Q. I have a 15.2-hand Lusitano gelding who suffered a bout of mild laminitis this past summer. He weighed 1,200 pounds. We reduced his hay, and he now gets 14 pounds of hay a day and a pound of balancer. His morning hay is soaked overnight, and his evening hay is soaked for an hour. He has lost some weight but needs to lose more. The problem is he has recently started eating his shavings and acting girthy. What can I do to stop this?
A. Despite what many people think, managing easy keepers is no easy task. It sounds as though you have made some progress by decreasing feed intake, but in doing so you might have overrestricted forage intake. This might be why your horse is now eating his shavings. Eating shavings is not a good habit and can result in impaction colic due to the indigestibility of the wood. His digestive tract is telling him he needs to consume more forage to maintain his hindgut, and the shavings provide a readily available fiber source. Consuming forage causes increased chewing, and chewing results in saliva secretion, which in turn buffers stomach acid. In reducing time spent chewing and natural buffering of stomach acid, he might have developed gastric ulcers. I recommend consulting your veterinarian to get an accurate diagnosis.
Ideally, horses should eat at least 1.5% of their body weight per day as forage, or at a bare minimum 1%. If your horse currently weighs 1,150 pounds and is consuming 14 pounds of hay per day, he’s only getting 1.2% of his body weight. Another factor is that his forage is soaked. While soaking for 30-60 minutes has little impact on the relative dry matter portion of hay, longer soaking periods can negatively impact the amount of organic matter in the hay. Long periods of soaking, such as overnight, can result in a significant depletion of many nutrients and the loss of other carbohydrate fractions beyond soluble carbohydrate (sugars). This can have a similar impact as feeding less hay, so you might have to feed more hay. Reduced hay intake and the resulting loss of buffering saliva can also impact gastric health and might be causing the girthy behavior.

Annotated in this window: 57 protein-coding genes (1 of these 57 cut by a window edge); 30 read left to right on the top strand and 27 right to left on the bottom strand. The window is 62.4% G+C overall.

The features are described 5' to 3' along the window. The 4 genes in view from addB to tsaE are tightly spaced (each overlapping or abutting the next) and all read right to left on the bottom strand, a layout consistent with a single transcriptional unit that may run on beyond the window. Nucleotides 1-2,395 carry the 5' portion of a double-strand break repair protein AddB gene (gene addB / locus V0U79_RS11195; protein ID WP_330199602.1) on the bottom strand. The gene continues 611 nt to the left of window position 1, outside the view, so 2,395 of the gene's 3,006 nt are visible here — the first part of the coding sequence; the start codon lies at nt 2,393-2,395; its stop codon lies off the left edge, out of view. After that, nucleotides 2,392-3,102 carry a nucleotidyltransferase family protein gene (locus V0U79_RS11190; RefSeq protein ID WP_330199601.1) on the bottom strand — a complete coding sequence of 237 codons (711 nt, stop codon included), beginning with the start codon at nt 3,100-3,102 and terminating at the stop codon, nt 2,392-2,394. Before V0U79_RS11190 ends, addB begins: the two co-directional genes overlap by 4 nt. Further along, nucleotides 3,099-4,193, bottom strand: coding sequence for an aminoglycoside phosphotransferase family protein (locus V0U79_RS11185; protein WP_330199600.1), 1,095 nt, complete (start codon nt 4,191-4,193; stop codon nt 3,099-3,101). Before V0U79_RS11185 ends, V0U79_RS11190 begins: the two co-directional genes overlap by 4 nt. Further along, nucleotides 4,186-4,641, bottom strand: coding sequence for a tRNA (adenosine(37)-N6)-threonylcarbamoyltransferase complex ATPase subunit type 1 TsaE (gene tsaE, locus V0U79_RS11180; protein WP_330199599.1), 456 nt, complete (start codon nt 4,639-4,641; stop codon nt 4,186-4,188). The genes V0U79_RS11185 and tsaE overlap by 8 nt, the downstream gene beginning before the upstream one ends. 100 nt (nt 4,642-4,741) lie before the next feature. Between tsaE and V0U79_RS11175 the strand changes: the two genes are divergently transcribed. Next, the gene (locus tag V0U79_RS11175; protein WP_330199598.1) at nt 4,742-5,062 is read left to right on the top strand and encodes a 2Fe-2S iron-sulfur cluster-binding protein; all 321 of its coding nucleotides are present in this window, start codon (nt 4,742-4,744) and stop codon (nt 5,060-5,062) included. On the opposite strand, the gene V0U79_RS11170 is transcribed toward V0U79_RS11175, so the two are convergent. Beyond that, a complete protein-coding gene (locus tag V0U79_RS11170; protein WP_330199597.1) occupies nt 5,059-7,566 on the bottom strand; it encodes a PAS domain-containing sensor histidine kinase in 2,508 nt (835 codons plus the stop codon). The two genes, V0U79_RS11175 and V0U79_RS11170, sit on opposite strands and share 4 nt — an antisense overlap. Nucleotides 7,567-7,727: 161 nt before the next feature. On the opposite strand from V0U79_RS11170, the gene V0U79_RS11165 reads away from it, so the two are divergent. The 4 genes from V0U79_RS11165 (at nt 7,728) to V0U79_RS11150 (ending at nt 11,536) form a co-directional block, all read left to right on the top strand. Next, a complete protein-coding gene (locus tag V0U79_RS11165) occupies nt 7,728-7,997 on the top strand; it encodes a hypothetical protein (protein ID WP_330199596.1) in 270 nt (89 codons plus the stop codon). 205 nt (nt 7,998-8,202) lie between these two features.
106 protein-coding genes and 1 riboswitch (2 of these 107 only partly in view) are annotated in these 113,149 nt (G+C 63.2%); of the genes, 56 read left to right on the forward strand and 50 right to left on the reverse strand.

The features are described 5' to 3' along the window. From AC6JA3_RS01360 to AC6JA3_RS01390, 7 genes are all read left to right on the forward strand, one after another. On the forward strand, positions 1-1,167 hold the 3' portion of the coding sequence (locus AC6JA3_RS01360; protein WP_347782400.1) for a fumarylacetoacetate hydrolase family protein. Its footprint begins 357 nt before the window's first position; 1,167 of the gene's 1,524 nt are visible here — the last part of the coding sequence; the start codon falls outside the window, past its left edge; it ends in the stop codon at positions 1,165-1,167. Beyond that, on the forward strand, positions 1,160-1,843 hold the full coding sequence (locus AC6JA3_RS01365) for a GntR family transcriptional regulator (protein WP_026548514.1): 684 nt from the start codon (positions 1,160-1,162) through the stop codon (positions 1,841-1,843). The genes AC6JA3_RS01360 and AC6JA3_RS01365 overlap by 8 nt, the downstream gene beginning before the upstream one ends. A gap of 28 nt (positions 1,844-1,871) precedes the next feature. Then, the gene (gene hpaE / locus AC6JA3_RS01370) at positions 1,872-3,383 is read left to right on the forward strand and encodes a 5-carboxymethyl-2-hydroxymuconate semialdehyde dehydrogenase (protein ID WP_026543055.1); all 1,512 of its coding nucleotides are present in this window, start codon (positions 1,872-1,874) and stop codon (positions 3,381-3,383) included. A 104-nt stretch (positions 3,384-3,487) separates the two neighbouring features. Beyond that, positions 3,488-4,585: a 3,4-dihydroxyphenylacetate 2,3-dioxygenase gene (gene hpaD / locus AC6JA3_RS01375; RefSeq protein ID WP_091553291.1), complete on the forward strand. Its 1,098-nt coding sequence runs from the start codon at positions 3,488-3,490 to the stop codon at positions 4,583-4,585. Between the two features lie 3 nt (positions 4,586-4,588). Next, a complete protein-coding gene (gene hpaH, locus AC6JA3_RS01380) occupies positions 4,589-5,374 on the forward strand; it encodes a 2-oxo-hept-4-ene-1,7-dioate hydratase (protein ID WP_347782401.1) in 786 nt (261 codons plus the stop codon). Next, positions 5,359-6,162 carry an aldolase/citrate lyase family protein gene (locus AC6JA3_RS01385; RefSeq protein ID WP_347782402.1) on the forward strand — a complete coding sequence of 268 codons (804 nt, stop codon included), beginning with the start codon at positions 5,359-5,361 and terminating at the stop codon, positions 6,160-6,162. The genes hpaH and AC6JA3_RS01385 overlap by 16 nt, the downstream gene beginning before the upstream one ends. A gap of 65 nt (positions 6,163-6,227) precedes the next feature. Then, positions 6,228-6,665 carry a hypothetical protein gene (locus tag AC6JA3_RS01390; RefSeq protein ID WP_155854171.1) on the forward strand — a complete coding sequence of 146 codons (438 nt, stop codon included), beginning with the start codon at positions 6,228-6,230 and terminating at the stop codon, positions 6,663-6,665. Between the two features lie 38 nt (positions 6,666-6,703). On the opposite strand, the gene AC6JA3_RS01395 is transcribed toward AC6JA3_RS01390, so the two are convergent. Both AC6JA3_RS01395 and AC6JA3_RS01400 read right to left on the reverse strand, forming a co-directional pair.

You could try the following:
- Slightly increase the amount of soaked hay you’re feeding to make up for the loss of organic matter, especially in the morning after hay has soaked for a longer time overnight.
- Feed all hay in a small-holed haynet to increase chew time. Netting the hay when dry and then soaking it make the hay far easier to handle than soaking loose unnetted hay.
- Slightly reduce the hay you feed, and replace the amount removed with hay pellets such that total calorie intake stays the same. Then feed the pellets using an automatic feeder. You can program automatic feeders to turn on and feed a small amount of hay pellets at a time. This creates an almost grazing system, resulting in chewing and saliva production over a greater period, including the middle of the night.
Also make sure your horse is consuming adequate protein. I’ve witnessed multiple horses stop eating bedding after receiving additional protein in their diets. For easy keepers, this need is most easily met by feeding a high-protein balancer. Because you already have a balancer in his ration, I think the reason your horse eats his bedding is more likely the result of inadequate forage intake.
Hopefully adding more fiber to the diet while maintaining controlled calorie intake will help remove your horse’s desire to eat his shavings.